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...a sweatshop of moxie

Monday, December 01, 2008

Back In The Saddle

I have just returned, and pray Sundries readers' indulgence just a while longer.

Have you ever gone on holiday and (perhaps naturally) avoided watching the news?

That was largely my situation this past week. It's not that I wasn't shocked by the Mumbai attacks and didn't want to follow its sad drama unfold; it's just that I wanted a little peace of my own, albeit the cruel irony of being in a 5-star hotel just like the victims there were, didn't go unremarked by me, or my parents.

(I confess, though, that my cable news viewing has declined a full 50% since President-Elect Obama's victory. I suspect I am not alone amongst you in this)

If you have your own reasons for not having followed this mind-bending tragedy in India, I urge you to read this post on the police (non-)reaction by Neo-Neocon. The comments section, as usual, shines.

She wrote this below.

Having been to India, and having seen the overzealous attitude of the police, which often confused a high-handed dismissiveness with professionalism, I was left depressed. It was like watching the CNN reporter within a few feet of the Taj Hotel, as another explosion went off behind her. The police hadn't even bothered to cordon off the active crime scene and establish a perimeter, as even I would know to do.

It seems that in India, even “commandos” (which indicates at least some sort of specialized preparation) are not trained to face the chance that they might possibly inflict civilian casualties themselves in a situation like this. But such a risk is an inevitable part of dealing with terrorists willing and eager to fire into crowds. The police must be willing to do the same. The big difference is that the terrorists are aiming for the civilians, whereas the security forces are aiming for the terrorists.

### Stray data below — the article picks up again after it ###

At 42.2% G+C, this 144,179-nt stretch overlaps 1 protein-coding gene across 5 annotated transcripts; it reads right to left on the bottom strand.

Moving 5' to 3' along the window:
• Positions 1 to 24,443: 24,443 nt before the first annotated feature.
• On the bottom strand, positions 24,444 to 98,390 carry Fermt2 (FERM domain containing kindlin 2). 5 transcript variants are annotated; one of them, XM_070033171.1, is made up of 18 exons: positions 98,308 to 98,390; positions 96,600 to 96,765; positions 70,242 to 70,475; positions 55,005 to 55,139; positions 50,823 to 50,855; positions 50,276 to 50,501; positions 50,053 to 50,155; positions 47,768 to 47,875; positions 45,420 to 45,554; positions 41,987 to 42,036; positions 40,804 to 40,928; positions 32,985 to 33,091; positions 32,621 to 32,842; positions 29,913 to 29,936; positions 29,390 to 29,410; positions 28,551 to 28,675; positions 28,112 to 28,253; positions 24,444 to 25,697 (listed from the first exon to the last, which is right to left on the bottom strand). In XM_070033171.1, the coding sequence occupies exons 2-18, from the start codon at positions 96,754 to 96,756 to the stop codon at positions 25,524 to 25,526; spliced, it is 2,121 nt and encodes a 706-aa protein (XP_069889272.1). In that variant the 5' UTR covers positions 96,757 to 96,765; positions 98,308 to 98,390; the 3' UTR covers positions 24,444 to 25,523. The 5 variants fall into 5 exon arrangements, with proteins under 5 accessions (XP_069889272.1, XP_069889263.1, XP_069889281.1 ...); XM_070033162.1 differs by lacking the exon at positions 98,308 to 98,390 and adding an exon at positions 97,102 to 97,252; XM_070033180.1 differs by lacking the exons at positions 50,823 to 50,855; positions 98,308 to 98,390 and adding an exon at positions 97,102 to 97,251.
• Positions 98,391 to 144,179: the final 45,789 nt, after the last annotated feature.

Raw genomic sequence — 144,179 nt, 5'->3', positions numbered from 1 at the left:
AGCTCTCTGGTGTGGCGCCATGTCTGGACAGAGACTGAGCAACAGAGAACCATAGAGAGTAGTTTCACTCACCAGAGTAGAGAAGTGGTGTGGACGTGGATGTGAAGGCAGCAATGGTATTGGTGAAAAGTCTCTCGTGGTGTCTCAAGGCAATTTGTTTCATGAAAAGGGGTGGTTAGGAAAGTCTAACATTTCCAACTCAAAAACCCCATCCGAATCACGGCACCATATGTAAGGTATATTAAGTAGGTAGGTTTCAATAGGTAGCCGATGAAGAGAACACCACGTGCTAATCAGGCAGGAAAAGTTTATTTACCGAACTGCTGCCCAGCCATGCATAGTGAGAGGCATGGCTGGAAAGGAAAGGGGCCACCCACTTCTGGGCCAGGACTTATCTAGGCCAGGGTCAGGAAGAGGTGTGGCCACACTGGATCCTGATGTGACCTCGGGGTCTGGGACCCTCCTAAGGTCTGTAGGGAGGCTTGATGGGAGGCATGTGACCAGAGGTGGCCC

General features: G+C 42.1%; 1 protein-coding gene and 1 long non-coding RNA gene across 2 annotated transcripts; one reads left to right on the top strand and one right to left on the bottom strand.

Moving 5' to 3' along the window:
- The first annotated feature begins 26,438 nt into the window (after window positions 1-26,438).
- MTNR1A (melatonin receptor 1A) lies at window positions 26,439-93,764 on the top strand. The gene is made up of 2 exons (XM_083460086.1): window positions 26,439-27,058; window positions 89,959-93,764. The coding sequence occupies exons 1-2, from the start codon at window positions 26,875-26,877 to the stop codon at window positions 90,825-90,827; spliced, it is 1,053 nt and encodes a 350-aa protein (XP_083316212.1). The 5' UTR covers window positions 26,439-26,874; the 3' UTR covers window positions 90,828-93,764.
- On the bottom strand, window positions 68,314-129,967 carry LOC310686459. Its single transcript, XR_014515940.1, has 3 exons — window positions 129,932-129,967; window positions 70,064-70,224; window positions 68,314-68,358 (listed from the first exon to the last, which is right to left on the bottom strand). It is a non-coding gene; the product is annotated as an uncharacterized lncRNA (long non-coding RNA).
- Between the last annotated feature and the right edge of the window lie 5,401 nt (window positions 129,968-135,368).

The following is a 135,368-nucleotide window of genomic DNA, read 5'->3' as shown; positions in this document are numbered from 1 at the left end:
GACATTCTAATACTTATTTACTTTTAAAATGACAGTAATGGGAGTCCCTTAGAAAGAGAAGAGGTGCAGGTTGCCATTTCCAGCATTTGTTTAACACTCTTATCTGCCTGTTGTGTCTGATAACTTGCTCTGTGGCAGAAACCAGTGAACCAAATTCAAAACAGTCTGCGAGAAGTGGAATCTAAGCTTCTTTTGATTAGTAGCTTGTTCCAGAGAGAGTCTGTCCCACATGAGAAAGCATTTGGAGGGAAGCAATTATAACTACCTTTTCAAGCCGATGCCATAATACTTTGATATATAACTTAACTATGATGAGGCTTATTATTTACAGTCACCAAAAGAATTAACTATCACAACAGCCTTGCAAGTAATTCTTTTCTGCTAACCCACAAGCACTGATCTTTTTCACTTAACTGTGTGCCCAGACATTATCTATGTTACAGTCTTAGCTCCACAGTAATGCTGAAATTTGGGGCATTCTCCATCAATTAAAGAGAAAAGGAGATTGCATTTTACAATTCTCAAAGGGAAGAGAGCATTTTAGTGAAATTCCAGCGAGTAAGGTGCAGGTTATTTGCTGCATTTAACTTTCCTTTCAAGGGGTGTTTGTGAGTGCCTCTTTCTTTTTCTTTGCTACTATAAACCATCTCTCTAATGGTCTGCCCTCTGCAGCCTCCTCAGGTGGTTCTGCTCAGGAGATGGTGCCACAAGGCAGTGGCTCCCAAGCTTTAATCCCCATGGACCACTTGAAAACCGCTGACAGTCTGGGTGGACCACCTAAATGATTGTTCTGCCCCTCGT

In a dazzling documentary about a Rio de Janeiro hostage situation inside Bus 174, one elite SWAT team member, Rodrigo Pimentel, said the following:

Nothing exposes a nation's weaknesses more than a violent confrontration. If there is no training to overcome it, the culture allows the will to sag where it needs to be toughest.

We are all the victims and benefactors of our respective cultures. It is only through vigilance that we gain the upper hand and conquer it.

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  • I urge you to read this post on the police (non-)reaction by Neo-Neocon.

    Richard Fernandez has been blogging the Mumbai attacks nonstop. One commenter remarked:

    As for why the Indian policemen didn’t shoot back, I was stationed in India in 1965-67, and in those days (and presumably today) policemen were not routinely issued ammunition. link.

    I wonder if that's true--sheesh.

    By Blogger chickenlittle, at Mon Dec 01, 02:42:00 am GMT-5  

  • Yes, Vic, I, too, have radically cut back on news watching for similar reasons...It's change I can believe in!

    By Blogger Ron, at Mon Dec 01, 04:08:00 am GMT-5  

  • I wonder if that's true--sheesh.

    I wonder if it's an imperial holdover? As everyone knows, our police do not carry handguns...

    (Don't call them Bobbies though! That's for tourists)

    BTW, that was an interesting commentary read, Chickenlittle, thanks. I also knew someone who was held captive in the Japanese embassy in Lima. Fujimori reaped praise then for his tough Cindero Luminoso stance. Tout passe...


    By Blogger vbspurs, at Tue Dec 02, 02:41:00 am GMT-5  

  • Yes, Vic, I, too, have radically cut back on news watching for similar reasons...It's change I can believe in!

    Curiously, considering I became very depressed watching or reading anything Lefty during the election (and therefore tended to stick to Drudge, Malkin, Hot Air, and Fox News -- which made me feel guilty) I have stopped even that now.

    People like us, Ron, have refuges -- films, books, etc. But I fear for those who do not, but are in our position.

    Guess they'll just have to take up a hobby. :P


    By Blogger vbspurs, at Tue Dec 02, 02:43:00 am GMT-5  

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